When the Wishing Well Runs Dry

If there is one group of people not eyeing the tsunami aid pledges like Jerry Lewis at a telethon, it would be Hondurans. They know the idea of cruel fate: a region that can least afford it being hit hardest by a natural disaster. They remember 1999’s Hurricane Mitch — “the most destructive natural disaster in Central America’s modern history” — even if we willfully do not.

They have their own numbers that, considered in proportion, are just as unsettling as those we’re still hearing out of South Asia. Five billion dollars in damages. One million left homeless. Two-thirds of the country’s highway infrastructure destroyed beyond any salvation. Economists and diplomats fearful that the country had been set back at least 30 years.

And they certainly remember all the pledges of aid that came rushing in with as much fervor as the waters did during those five fateful days. And though “the international community pledged about $9 billion to help rebuild Central America…most of that money never materialized. Half of what did was offered as loans.” In fact, the few remaining remnants of those international community “aid” efforts are crumbling bridges (only meant to be temporary structures anyway). It’s as if those slapdash civil engineering projects are trying to force us to face up to reality instead of allowing us to revel in a fantasy world of just how “generous” we are.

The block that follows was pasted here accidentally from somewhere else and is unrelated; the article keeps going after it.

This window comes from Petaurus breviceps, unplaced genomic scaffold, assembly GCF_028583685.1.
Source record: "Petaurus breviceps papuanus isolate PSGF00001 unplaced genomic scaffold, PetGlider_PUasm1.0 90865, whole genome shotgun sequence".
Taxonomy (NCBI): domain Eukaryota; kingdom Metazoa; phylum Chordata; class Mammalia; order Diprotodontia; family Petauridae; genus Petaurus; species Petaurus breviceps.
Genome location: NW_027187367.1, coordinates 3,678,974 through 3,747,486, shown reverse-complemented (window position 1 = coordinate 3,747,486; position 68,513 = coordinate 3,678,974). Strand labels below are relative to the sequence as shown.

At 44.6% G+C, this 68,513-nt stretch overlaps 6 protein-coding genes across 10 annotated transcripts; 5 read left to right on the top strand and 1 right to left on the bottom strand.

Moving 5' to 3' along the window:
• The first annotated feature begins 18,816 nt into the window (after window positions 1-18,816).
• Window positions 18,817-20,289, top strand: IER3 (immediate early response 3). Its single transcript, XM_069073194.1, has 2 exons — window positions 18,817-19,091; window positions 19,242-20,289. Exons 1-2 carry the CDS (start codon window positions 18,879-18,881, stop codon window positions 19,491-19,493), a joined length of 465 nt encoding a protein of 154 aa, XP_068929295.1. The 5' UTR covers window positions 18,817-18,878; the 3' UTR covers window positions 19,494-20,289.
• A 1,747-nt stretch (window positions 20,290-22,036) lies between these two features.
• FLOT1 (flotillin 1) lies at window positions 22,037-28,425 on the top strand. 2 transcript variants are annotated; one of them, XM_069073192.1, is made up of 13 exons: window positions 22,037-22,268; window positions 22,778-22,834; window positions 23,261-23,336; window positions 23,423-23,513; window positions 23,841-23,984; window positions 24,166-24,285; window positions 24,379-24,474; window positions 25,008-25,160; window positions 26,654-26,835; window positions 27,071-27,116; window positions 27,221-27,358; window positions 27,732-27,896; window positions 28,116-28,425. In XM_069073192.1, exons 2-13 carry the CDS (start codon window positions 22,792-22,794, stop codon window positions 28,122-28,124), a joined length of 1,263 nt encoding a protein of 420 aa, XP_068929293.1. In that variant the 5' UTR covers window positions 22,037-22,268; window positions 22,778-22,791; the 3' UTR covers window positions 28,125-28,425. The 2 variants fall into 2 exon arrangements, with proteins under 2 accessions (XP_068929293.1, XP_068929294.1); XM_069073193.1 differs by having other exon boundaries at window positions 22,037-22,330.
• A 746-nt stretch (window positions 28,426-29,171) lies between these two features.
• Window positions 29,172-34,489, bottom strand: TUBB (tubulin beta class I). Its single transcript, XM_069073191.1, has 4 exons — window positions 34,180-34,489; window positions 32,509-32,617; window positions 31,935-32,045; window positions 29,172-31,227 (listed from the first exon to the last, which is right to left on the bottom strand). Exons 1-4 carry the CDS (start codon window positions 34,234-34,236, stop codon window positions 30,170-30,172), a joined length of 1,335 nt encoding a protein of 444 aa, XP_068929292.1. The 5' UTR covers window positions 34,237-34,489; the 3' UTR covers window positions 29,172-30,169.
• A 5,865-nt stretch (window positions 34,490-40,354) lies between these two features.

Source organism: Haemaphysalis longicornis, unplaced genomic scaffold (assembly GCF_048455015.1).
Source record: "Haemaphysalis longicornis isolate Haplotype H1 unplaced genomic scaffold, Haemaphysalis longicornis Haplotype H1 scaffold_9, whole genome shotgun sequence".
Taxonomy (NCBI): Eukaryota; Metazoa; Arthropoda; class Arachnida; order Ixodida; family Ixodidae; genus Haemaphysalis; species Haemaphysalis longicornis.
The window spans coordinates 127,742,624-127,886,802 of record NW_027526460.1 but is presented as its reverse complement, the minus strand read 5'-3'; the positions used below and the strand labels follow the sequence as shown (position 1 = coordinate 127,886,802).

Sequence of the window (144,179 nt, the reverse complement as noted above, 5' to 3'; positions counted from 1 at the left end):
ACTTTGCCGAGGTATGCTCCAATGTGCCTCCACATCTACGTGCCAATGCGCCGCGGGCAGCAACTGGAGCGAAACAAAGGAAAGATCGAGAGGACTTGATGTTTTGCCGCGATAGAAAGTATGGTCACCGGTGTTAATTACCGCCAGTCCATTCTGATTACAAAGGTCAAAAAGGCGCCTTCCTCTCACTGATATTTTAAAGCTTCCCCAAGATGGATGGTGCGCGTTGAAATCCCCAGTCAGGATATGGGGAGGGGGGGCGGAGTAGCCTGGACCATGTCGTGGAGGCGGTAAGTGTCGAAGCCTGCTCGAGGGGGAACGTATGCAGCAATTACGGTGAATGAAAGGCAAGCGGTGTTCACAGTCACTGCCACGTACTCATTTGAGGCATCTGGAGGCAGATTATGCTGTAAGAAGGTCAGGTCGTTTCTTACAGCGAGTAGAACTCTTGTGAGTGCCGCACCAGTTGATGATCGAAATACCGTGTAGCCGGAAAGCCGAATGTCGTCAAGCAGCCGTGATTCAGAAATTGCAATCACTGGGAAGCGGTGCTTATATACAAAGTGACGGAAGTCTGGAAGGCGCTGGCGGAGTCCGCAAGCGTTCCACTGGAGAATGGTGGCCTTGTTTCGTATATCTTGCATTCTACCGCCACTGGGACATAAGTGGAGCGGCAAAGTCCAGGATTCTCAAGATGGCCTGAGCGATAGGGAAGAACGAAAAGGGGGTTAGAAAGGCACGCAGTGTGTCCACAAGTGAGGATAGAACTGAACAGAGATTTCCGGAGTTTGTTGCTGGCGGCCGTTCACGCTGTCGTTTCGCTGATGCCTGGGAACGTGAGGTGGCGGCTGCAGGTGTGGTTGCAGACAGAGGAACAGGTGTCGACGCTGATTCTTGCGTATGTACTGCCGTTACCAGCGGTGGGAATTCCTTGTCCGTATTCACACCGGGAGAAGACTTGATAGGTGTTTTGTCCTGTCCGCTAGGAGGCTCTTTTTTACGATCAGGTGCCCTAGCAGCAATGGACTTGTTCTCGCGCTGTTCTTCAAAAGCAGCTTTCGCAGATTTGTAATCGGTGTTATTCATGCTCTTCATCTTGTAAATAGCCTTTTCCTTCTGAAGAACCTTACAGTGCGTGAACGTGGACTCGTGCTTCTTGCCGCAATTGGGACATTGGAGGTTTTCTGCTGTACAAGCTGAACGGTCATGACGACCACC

Hondurans can’t forget Mitch and its aftermath; the immediacy of their surroundings won’t allow it. And in these coming weeks and years following the tsunami, we must remember Mitch again; the decency of our humanity demands it.